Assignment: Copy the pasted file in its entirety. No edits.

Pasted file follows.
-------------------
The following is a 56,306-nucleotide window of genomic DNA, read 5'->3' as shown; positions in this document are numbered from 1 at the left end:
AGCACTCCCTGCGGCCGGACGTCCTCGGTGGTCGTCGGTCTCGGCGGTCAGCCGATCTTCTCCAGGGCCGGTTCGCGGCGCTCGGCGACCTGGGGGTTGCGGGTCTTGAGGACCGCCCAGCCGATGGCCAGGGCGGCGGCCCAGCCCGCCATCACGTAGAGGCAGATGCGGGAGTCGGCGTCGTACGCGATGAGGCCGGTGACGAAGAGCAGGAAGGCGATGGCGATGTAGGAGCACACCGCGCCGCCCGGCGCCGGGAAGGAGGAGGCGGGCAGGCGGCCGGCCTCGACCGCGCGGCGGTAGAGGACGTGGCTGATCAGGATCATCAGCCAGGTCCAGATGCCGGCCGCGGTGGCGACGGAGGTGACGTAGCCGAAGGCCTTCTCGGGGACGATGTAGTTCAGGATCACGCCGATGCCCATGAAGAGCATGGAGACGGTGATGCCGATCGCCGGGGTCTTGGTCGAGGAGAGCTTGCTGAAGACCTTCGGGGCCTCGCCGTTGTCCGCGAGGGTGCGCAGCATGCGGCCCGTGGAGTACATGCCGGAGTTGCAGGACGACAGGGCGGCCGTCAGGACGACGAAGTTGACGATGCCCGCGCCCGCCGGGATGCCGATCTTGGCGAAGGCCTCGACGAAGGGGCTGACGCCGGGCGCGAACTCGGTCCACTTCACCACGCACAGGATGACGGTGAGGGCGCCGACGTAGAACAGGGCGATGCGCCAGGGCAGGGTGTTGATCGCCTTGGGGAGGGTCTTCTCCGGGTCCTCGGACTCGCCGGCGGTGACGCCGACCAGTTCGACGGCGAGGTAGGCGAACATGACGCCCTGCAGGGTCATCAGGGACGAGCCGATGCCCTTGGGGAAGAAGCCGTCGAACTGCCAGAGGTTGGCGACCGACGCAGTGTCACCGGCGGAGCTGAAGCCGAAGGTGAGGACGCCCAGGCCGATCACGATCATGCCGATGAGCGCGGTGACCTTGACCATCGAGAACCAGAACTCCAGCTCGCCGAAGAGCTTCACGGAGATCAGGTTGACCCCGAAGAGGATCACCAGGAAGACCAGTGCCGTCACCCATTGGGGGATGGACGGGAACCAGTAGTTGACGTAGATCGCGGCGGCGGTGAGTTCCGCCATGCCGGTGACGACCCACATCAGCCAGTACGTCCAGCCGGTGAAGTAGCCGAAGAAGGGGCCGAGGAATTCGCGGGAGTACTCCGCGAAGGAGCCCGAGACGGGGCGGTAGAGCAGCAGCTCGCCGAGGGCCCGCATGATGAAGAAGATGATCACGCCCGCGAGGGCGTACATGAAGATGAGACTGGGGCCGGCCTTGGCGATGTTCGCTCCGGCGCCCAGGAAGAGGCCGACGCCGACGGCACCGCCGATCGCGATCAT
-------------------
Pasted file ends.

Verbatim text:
The following is a 56,306-nucleotide window of genomic DNA, read 5'->3' as shown; positions in this document are numbered from 1 at the left end:
AGCACTCCCTGCGGCCGGACGTCCTCGGTGGTCGTCGGTCTCGGCGGTCAGCCGATCTTCTCCAGGGCCGGTTCGCGGCGCTCGGCGACCTGGGGGTTGCGGGTCTTGAGGACCGCCCAGCCGATGGCCAGGGCGGCGGCCCAGCCCGCCATCACGTAGAGGCAGATGCGGGAGTCGGCGTCGTACGCGATGAGGCCGGTGACGAAGAGCAGGAAGGCGATGGCGATGTAGGAGCACACCGCGCCGCCCGGCGCCGGGAAGGAGGAGGCGGGCAGGCGGCCGGCCTCGACCGCGCGGCGGTAGAGGACGTGGCTGATCAGGATCATCAGCCAGGTCCAGATGCCGGCCGCGGTGGCGACGGAGGTGACGTAGCCGAAGGCCTTCTCGGGGACGATGTAGTTCAGGATCACGCCGATGCCCATGAAGAGCATGGAGACGGTGATGCCGATCGCCGGGGTCTTGGTCGAGGAGAGCTTGCTGAAGACCTTCGGGGCCTCGCCGTTGTCCGCGAGGGTGCGCAGCATGCGGCCCGTGGAGTACATGCCGGAGTTGCAGGACGACAGGGCGGCCGTCAGGACGACGAAGTTGACGATGCCCGCGCCCGCCGGGATGCCGATCTTGGCGAAGGCCTCGACGAAGGGGCTGACGCCGGGCGCGAACTCGGTCCACTTCACCACGCACAGGATGACGGTGAGGGCGCCGACGTAGAACAGGGCGATGCGCCAGGGCAGGGTGTTGATCGCCTTGGGGAGGGTCTTCTCCGGGTCCTCGGACTCGCCGGCGGTGACGCCGACCAGTTCGACGGCGAGGTAGGCGAACATGACGCCCTGCAGGGTCATCAGGGACGAGCCGATGCCCTTGGGGAAGAAGCCGTCGAACTGCCAGAGGTTGGCGACCGACGCAGTGTCACCGGCGGAGCTGAAGCCGAAGGTGAGGACGCCCAGGCCGATCACGATCATGCCGATGAGCGCGGTGACCTTGACCATCGAGAACCAGAACTCCAGCTCGCCGAAGAGCTTCACGGAGATCAGGTTGACCCCGAAGAGGATCACCAGGAAGACCAGTGCCGTCACCCATTGGGGGATGGACGGGAACCAGTAGTTGACGTAGATCGCGGCGGCGGTGAGTTCCGCCATGCCGGTGACGACCCACATCAGCCAGTACGTCCAGCCGGTGAAGTAGCCGAAGAAGGGGCCGAGGAATTCGCGGGAGTACTCCGCGAAGGAGCCCGAGACGGGGCGGTAGAGCAGCAGCTCGCCGAGGGCCCGCATGATGAAGAAGATGATCACGCCCGCGAGGGCGTACATGAAGATGAGACTGGGGCCGGCCTTGGCGATGTTCGCTCCGGCGCCCAGGAAGAGGCCGACGCCGACGGCACCGCCGATCGCGATCAT